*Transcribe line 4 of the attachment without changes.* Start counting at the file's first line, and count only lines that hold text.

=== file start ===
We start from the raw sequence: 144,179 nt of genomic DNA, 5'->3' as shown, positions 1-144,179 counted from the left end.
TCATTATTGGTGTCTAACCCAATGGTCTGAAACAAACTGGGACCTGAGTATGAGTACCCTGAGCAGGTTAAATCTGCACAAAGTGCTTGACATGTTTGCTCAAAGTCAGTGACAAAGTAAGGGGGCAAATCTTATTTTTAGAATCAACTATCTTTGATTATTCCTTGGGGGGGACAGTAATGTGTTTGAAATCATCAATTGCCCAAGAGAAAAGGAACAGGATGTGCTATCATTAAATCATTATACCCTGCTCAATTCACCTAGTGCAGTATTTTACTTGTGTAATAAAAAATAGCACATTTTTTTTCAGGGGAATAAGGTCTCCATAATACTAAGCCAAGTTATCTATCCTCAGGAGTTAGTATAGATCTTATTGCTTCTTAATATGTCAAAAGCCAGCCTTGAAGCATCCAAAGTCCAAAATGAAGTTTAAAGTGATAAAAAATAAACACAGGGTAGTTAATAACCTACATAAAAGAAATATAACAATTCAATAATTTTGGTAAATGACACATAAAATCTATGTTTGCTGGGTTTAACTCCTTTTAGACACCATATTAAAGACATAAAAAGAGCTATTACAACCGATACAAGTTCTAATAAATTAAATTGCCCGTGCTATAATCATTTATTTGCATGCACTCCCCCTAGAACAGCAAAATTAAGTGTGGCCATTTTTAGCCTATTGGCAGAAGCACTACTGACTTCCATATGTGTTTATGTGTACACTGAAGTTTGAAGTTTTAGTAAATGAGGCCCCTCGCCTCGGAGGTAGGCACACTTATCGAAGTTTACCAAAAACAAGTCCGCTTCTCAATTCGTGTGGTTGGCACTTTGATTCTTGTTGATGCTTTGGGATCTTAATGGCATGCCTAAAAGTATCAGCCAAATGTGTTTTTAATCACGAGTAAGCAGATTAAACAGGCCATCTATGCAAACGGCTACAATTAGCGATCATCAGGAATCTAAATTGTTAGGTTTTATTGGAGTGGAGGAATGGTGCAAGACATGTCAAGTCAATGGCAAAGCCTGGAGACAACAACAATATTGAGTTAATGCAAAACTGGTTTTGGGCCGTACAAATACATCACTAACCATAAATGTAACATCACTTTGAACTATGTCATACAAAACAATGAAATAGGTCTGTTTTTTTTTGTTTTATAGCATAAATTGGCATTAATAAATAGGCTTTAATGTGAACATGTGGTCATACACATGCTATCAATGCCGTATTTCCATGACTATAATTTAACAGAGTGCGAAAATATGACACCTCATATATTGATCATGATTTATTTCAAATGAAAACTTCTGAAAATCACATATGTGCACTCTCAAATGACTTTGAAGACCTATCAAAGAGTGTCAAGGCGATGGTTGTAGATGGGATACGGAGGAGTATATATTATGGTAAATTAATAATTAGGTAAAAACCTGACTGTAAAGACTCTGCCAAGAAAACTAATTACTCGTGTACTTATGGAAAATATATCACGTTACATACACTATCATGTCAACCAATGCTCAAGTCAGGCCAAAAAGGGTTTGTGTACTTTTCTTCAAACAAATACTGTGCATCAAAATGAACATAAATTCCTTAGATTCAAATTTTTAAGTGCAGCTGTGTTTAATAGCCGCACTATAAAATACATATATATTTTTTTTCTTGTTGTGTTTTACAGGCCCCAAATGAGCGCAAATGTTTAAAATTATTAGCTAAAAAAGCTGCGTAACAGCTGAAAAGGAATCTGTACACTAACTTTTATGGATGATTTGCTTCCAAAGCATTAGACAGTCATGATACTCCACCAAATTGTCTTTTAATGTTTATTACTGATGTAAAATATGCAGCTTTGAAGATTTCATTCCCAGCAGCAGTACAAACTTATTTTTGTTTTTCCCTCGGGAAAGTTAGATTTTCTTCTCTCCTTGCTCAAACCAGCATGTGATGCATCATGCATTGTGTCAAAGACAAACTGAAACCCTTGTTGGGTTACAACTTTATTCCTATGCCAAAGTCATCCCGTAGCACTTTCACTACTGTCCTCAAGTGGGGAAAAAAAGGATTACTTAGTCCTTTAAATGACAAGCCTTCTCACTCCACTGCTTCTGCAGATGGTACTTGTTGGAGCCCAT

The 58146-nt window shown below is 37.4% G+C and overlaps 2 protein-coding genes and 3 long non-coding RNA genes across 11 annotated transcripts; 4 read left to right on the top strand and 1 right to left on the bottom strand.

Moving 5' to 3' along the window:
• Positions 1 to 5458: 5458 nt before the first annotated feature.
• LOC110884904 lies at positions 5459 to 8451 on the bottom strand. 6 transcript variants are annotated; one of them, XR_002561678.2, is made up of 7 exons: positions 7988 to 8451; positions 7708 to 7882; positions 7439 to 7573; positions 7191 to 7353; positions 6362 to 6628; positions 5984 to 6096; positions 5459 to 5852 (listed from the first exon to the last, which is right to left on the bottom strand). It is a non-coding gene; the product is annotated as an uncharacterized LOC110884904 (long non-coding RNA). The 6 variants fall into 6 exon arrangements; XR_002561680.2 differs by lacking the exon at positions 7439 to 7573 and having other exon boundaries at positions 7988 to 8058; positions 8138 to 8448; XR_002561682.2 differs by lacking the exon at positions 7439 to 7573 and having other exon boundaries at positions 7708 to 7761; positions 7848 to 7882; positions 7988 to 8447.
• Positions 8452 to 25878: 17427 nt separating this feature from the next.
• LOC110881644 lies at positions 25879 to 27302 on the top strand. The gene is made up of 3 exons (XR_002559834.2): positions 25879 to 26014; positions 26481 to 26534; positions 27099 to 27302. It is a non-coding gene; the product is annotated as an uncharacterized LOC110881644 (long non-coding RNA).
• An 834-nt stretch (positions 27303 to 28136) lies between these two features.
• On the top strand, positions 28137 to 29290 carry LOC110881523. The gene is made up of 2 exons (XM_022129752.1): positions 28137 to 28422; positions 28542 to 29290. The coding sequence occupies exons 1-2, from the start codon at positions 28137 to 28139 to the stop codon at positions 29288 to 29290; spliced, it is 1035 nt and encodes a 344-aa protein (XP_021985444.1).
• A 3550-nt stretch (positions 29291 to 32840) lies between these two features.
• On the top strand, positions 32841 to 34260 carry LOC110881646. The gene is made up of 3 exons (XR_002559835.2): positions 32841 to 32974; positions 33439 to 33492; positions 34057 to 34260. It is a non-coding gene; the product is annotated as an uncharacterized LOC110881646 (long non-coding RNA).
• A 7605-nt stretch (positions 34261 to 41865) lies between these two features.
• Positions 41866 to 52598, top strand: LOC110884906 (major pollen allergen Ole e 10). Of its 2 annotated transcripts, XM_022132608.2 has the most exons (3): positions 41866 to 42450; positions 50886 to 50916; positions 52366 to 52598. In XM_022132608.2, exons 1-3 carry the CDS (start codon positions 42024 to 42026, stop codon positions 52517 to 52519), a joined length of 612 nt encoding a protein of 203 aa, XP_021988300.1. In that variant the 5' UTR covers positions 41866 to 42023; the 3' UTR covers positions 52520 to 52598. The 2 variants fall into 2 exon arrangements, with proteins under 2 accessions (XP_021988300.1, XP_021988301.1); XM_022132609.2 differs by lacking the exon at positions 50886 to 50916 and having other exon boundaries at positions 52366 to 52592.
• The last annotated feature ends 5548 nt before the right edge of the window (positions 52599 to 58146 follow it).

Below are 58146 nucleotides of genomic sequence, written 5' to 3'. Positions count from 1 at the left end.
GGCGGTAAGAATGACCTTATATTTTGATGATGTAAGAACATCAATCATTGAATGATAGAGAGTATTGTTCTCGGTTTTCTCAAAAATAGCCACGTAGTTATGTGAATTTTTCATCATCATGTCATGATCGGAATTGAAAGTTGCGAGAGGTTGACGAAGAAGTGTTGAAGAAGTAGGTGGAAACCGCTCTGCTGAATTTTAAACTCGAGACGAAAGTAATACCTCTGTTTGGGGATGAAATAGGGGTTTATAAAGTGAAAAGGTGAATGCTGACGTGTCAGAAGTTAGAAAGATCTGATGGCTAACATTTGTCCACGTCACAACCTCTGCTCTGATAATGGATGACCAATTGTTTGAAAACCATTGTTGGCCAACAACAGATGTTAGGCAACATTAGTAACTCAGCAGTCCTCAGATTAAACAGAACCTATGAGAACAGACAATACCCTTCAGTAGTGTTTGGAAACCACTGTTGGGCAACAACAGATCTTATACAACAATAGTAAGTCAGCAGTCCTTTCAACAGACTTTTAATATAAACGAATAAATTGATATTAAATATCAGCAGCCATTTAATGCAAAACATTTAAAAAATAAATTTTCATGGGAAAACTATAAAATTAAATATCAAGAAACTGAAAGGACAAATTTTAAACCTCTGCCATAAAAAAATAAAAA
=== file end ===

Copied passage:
Moving 5' to 3' along the window: